With all mounting evidence in regards to the country’s economic governance and situation therein, we felt that a looming debt crisis is on the horizon unless the international community mobilises to Gambia’s aid. To be clear, we are not economists as such, but analysts have given data & the evidence out there in respect to the precarious inherited economy from the previous regime. The only other available option is for DEBT WIPE-OFF if the Gambia is to succeed in improving the dire conditions of its citizens – in the process bring sanity to the economy.

A Ticking Debt-Bomb

With regards to the looming financial crisis, i blame the politicians, not just ‘Jammeh’, but the current lot too. On our previous offering on the national debt trauma on budget priorities, finance minister ‘Sanneh’ came out throwing stones, countering that ”it is normal for government to go around the world contract loans and borrow money from international partners” Fine, i hear you, but it is otherwise disingenuous of the honourable minister to lead that way the state of the nation’s finances – which he perfectly understood. From our findings, today, The Gambia is facing a debt time-bomb, under the cusp of the most corrosive debt stranglehold in the region as a measurement of gross domestic product (GDP).

China has joined the fray, so is Turkey and the EU each heaping more loan burden and such strangulating conditionalities on the country for a piece of tomorrow.

In international diplomacy, it pays well when an adversarial state senses weak leadership and to pounce as such push forth its national interest ambition, even aggressive. It is interesting to watch the influence of Senegal on the country, or the indulgence of China across the ‘Golden’ land sic.

A case in point resonates with the Philippines president, Rodrigo Duarte, emboldened, embarking on a murderous craze unchecked, sensing weak leadership in the United States under Trump. That is why it is a win-win for Russia but also China having a visionless & clueless demagogue in the White House in pursuit of their own national interest ambition around the world. That is the nature of international relations sometimes, more the reason to concern about president Barrow’s inexperienced or sophistication to extrapolate what the National Interest truly represents.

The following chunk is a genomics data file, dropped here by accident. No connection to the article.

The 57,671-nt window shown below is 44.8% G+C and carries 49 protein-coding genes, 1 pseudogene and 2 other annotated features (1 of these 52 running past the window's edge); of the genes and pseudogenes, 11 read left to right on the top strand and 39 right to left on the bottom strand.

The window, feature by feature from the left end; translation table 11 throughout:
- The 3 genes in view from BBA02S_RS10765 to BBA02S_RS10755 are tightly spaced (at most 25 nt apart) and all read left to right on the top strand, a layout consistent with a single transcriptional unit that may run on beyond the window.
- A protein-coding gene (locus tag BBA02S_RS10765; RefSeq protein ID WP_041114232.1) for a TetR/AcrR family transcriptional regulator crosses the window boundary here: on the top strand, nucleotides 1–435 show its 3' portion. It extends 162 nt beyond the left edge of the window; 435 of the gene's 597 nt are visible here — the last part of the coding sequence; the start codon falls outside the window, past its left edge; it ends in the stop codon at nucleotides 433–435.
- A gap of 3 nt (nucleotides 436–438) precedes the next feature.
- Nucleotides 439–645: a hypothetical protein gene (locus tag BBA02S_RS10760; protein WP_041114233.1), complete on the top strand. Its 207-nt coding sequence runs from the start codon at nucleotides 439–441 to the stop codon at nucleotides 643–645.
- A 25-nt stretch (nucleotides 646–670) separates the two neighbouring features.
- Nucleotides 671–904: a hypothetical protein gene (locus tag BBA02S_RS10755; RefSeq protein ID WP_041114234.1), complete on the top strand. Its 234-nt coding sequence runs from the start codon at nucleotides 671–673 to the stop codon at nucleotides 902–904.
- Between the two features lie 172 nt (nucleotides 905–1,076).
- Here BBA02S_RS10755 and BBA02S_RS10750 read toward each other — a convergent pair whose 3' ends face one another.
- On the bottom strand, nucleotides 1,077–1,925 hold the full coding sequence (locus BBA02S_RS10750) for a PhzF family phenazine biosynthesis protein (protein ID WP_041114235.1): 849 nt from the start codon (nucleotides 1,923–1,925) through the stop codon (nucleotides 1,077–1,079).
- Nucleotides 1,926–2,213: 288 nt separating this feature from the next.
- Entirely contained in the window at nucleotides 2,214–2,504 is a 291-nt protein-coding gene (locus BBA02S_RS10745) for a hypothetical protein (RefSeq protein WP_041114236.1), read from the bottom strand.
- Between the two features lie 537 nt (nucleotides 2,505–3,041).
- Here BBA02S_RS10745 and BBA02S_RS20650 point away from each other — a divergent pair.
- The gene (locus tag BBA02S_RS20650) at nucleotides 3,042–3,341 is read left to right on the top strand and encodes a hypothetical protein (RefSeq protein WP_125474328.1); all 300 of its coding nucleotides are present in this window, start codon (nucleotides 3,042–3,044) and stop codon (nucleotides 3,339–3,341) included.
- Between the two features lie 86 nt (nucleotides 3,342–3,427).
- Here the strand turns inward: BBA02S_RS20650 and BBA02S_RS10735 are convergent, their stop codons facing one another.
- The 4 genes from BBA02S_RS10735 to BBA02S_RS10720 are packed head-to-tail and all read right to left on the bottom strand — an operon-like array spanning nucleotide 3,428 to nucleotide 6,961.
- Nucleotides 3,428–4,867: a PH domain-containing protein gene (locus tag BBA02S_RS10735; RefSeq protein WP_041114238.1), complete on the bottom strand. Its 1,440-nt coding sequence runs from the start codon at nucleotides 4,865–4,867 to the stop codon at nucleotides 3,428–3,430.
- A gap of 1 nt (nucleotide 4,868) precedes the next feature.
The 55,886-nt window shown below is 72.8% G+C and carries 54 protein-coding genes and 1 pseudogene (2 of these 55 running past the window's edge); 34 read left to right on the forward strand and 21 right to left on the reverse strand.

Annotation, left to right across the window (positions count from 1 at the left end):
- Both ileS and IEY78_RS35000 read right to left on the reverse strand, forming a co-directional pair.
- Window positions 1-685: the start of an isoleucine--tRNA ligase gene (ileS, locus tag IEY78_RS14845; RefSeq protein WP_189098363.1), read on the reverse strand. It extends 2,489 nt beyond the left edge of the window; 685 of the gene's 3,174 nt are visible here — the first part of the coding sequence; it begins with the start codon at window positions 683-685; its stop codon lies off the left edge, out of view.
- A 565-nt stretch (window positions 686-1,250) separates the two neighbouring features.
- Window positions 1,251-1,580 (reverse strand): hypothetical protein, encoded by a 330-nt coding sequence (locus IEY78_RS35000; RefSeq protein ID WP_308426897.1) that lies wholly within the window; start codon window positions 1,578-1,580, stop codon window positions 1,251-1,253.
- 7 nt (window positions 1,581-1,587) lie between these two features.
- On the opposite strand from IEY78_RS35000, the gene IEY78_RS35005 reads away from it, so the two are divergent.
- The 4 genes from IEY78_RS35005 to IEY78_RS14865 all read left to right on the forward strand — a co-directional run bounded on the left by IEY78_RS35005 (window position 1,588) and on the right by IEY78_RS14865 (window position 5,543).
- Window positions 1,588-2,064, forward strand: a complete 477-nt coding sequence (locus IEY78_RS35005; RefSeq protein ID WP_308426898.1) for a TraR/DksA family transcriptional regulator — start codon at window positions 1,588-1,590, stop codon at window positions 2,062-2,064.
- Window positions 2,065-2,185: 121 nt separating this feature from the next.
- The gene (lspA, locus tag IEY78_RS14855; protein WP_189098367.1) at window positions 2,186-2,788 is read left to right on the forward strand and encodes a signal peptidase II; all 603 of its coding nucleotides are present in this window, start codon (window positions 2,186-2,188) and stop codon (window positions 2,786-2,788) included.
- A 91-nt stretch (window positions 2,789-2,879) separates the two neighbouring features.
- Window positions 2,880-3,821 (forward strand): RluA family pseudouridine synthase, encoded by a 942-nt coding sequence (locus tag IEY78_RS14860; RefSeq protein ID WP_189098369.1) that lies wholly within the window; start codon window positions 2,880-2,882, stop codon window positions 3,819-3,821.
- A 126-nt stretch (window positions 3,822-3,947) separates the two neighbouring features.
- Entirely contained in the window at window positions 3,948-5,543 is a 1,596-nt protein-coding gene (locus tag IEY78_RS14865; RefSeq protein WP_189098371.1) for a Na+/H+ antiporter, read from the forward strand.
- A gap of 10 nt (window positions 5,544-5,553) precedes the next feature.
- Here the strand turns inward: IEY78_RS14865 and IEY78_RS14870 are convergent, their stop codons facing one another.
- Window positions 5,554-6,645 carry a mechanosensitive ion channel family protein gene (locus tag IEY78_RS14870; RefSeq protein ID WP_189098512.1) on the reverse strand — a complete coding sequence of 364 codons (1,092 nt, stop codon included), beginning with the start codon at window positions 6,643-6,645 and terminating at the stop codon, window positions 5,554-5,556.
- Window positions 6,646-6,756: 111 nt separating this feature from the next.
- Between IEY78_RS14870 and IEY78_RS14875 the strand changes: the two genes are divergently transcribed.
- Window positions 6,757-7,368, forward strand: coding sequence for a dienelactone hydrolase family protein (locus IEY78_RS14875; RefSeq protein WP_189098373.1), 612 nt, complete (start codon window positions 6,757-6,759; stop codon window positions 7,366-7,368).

Even more disturbing is the fact that there is not a single fishing company ‘The Gambia owned creating jobs and wealth for the economy. And you tell me the country has a dedicated fisheries ministry – as the Golden Lead run riot in total disregard to the law & environmental best practices. On commercial farming ventures, one wonders how many Gambian companies are registered on that front and what moves are afoot to transform to a commercial agricultural system for an all year round quest geared towards food self-sufficiency.

I have often said the Gambia is a social democracy that government has to somehow involve in the economy revive growth give incentives to local startup and companies to get a foothold discourage monopoly and excessive profiteering. In 1960 after the Korean war, South Korea did just that with local companies like Samsung and LG, big heavyweight multinationals today. European firms benefit in the form of incentives and various forms, and China is on a similar trend from some twenty-five years ago – the rest is history as they say.

Liberals will tell you to let the market decide, fine, but for the Gambia and Africa’s success, it pays well for state involvement in the economy however minimal.

Fellow Gambians – the country is under the grip of a rising debt mountain growing worst by the day. A crisis within banking is in sight, a drawback to potential investors. Even if it all looks cool and dandy above the surface, there exists a deep hole at the heart of the nation’s finances, which Finance Minister Amadou Sanneh and the ‘Paris Club’ players stood well aware of.

The administration ought to do away with corrupt CEOs & unqualified civil servants manning big posts for well-trained rearrangement and restoration process across the civil service – Meritocracy and Truth over nepotism & falsehood, thus the norm.